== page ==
If you are a Japanese learner, you might be shocked when you visit the country for the first time that nobody speaks the way you they do in your Japanese textbook! In any language, it often happens that people do NOT always speak in the “correct” way. So, it is highly recommended that you try to get used to “natural” conversations. This is where TV dramas can serve a great pedagogical purpose. Watching TV dramas is not only fun–it’s also useful! Let’s learn some non-textbook-style ways of speaking by watching the drama The Hours of My Life!

First, let’s listen carefully the conversation between Takuto (the boy) and his superior.

はやかった(hayakatta)? Was I going too fast?
I’m sorry.

The superior sounds mean, doesn’t he? But that’s not the point. Takuto said すいません (suimasen) to apologize. すみません (sumimasen: I’m sorry, Excuse me) is one of the most frequently used expressions in Japanese and if you learn the language, you should be mastering it at the very beginning. But wait a minute! Takuto said すいません (suimasen), not すみません (sumimasen)! Is this a mistake or a personal habit?

Let’s watch the next scene. Poor Megumi (a girl)! She is having a hard time with another job interview.

あのわたしなにたりません(ano, watashi no nani ga tarimasenka)
Um, what do you think is missing from me?
えっ (e)?
What? (Laughter)
すいません (suimasen)。
I'm sorry.

Again? Megumi also said すいません (suimasen) not すみません (sumimasen)! If two people are saying it, then すいません (suimasen) seems not to be a mistake or habit! Are the textbooks wrong?

Relax! No, your textbook (including Nihongo Master) isn’t teaching you the wrong expression. すいません (suimasen) can be categorized as “spoken language” or “colloquial language.” What does that mean? A casual way of speaking? No, not necessarily. In the two scenes above, Takuto and Megumi are speaking in formal situations. So, you can safely assume that すいません (suimasen) is acceptable, even when you speak to your superiors. “Spoken language” or “colloquial language” such as すいません (suimasen) are words or expressions that can be used only when you “speak”–not when you “write.” So, when writing in Japanese, you should useすみません (sumimasen) just as you learned it.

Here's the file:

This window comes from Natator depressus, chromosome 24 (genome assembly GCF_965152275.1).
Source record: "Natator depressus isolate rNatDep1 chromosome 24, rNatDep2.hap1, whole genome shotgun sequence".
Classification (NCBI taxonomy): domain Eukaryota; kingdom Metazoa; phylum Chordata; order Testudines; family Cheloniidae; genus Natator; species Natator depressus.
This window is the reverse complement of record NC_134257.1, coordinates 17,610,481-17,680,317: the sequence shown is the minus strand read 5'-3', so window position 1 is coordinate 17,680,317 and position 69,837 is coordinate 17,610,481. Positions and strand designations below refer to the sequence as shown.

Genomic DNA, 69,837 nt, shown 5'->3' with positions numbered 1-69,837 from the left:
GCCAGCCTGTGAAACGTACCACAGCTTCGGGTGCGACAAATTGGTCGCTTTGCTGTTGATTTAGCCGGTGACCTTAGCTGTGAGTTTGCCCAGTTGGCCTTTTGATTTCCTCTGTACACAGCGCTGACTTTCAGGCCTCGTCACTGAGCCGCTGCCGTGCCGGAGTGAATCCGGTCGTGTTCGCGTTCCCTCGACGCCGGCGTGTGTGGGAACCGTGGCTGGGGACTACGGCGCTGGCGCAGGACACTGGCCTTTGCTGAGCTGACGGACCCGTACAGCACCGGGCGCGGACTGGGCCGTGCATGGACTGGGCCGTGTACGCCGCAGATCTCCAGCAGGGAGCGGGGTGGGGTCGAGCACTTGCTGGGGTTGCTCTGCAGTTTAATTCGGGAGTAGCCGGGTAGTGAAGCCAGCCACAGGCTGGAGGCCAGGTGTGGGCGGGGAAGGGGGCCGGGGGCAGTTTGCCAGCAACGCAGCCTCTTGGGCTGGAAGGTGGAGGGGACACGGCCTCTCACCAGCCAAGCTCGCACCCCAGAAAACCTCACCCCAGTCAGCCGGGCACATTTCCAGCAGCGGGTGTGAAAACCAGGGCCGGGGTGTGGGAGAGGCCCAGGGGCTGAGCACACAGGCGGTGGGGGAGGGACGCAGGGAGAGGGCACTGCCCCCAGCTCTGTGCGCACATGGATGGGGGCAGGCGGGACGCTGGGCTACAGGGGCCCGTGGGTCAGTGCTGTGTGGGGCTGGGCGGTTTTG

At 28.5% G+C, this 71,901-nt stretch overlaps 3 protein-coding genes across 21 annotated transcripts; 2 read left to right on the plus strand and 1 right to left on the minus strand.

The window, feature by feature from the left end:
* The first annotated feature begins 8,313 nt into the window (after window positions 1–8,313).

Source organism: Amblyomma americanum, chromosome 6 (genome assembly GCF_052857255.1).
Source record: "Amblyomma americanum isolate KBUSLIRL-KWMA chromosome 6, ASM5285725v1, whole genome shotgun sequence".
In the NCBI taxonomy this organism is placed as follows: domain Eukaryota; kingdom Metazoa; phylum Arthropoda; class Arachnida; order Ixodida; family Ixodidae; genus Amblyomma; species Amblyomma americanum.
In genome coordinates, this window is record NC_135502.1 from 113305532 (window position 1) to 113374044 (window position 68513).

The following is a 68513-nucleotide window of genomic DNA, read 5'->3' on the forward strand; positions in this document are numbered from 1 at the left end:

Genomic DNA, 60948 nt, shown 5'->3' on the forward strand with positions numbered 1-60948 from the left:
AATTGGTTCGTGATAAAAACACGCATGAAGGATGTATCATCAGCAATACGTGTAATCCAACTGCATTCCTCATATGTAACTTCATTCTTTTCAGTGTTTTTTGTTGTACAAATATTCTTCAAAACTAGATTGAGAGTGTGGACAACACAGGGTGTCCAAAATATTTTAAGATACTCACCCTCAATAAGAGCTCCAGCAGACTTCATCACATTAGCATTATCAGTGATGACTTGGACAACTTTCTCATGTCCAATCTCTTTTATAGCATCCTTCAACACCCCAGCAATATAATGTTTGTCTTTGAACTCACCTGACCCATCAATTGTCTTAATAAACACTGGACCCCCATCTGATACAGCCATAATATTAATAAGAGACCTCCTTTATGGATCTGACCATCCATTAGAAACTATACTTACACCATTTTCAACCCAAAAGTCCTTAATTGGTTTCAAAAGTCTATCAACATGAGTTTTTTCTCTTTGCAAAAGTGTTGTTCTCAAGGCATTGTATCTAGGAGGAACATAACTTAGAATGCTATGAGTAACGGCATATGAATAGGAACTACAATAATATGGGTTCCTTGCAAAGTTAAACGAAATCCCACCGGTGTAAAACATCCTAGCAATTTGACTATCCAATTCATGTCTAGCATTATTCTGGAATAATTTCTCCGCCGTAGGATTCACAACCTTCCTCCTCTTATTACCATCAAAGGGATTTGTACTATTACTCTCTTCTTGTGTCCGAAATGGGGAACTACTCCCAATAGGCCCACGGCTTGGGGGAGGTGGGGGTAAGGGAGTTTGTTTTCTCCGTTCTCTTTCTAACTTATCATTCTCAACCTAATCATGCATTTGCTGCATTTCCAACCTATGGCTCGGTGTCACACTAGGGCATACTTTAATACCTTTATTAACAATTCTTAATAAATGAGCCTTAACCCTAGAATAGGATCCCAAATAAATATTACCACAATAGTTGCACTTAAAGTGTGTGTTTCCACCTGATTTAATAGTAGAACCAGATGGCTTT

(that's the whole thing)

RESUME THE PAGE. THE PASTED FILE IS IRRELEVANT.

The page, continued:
Actually, in the real world, there are many words or expressions that sound different from those you learn in textbooks. Let’s take a look at some of them:

The う(u) in おはよう (ohayou: Good morning) and ありがとう (arigatou: Thank you) is often dropped, leaving just おはよ (ohayo) and ありがと (arigato).

さようなら (sayounara: Good-bye) can sound like just さよなら (sayonara) sometimes. Some people even may say さいなら (sainara).

It seems some Japanese people thought こんにちは (kon'nichiwa: Good afternoon) is too tedious, and made up a shorter version: こんちは (konchiwa)!

In any case, it is important to learn both “spoken language” and “written language.” When you’re tested for your Japanese language proficiency, you’ll need to be able to write the words correctly. But in your daily life, it is good to learn the “spoken” versions, too. By mastering them, you may sound more natural and your Japanese friends would definitely say “にほんごペラペラ! (nihongo perapera: You speak Japanese fluently!)” No matter what your mom, girlfriend, boyfriend or spouse tells you, you’re not merely killing time by watching TV dramas -- you’re learning “living” language! That makes you feel better, doesn’t it?

Nihongo Master

Guest Post By Nihongo Master

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